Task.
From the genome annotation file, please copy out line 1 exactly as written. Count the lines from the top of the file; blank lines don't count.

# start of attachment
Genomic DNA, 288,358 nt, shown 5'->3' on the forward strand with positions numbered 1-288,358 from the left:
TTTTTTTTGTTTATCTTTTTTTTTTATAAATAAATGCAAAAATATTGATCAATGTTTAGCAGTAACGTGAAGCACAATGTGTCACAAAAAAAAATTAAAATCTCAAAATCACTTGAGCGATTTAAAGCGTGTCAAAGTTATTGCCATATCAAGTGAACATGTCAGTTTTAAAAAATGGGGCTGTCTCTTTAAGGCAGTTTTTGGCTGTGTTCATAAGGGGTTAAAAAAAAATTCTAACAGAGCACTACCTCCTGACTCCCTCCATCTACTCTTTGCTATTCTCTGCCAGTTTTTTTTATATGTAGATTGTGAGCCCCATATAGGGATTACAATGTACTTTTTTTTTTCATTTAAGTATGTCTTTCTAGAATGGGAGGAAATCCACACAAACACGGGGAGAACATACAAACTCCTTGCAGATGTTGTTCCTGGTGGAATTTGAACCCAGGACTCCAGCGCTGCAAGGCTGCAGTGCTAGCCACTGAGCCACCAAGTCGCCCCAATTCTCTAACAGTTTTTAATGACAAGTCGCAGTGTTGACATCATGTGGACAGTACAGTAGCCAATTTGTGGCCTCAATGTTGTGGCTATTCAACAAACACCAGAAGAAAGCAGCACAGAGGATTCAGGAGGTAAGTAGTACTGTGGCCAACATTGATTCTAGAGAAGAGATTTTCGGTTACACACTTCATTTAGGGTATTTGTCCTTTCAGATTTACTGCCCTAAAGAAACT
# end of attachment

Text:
Genomic DNA, 288,358 nt, shown 5'->3' on the forward strand with positions numbered 1-288,358 from the left: